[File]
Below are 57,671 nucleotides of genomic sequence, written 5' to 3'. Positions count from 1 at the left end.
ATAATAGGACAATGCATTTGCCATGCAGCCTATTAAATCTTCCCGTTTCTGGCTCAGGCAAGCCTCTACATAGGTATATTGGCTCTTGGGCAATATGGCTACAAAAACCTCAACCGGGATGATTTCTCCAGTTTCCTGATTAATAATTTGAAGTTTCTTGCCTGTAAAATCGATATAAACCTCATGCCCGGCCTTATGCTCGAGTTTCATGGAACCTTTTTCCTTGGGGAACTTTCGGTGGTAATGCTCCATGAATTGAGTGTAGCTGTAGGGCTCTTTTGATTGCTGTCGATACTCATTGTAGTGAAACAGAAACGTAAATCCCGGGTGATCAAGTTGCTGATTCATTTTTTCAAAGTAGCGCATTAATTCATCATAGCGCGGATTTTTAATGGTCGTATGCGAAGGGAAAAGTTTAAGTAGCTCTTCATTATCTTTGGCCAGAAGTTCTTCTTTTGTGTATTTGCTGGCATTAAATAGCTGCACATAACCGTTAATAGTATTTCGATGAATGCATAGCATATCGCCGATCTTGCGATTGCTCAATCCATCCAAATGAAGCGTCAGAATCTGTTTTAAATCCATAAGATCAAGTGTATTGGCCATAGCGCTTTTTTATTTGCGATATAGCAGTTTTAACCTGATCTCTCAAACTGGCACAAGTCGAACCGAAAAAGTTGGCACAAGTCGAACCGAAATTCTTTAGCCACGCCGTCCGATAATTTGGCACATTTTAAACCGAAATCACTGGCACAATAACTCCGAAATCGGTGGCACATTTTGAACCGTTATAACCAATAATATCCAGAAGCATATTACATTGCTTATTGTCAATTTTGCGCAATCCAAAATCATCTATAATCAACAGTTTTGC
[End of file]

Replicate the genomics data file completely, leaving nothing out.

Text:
Below are 57,671 nucleotides of genomic sequence, written 5' to 3'. Positions count from 1 at the left end.
ATAATAGGACAATGCATTTGCCATGCAGCCTATTAAATCTTCCCGTTTCTGGCTCAGGCAAGCCTCTACATAGGTATATTGGCTCTTGGGCAATATGGCTACAAAAACCTCAACCGGGATGATTTCTCCAGTTTCCTGATTAATAATTTGAAGTTTCTTGCCTGTAAAATCGATATAAACCTCATGCCCGGCCTTATGCTCGAGTTTCATGGAACCTTTTTCCTTGGGGAACTTTCGGTGGTAATGCTCCATGAATTGAGTGTAGCTGTAGGGCTCTTTTGATTGCTGTCGATACTCATTGTAGTGAAACAGAAACGTAAATCCCGGGTGATCAAGTTGCTGATTCATTTTTTCAAAGTAGCGCATTAATTCATCATAGCGCGGATTTTTAATGGTCGTATGCGAAGGGAAAAGTTTAAGTAGCTCTTCATTATCTTTGGCCAGAAGTTCTTCTTTTGTGTATTTGCTGGCATTAAATAGCTGCACATAACCGTTAATAGTATTTCGATGAATGCATAGCATATCGCCGATCTTGCGATTGCTCAATCCATCCAAATGAAGCGTCAGAATCTGTTTTAAATCCATAAGATCAAGTGTATTGGCCATAGCGCTTTTTTATTTGCGATATAGCAGTTTTAACCTGATCTCTCAAACTGGCACAAGTCGAACCGAAAAAGTTGGCACAAGTCGAACCGAAATTCTTTAGCCACGCCGTCCGATAATTTGGCACATTTTAAACCGAAATCACTGGCACAATAACTCCGAAATCGGTGGCACATTTTGAACCGTTATAACCAATAATATCCAGAAGCATATTACATTGCTTATTGTCAATTTTGCGCAATCCAAAATCATCTATAATCAACAGTTTTGC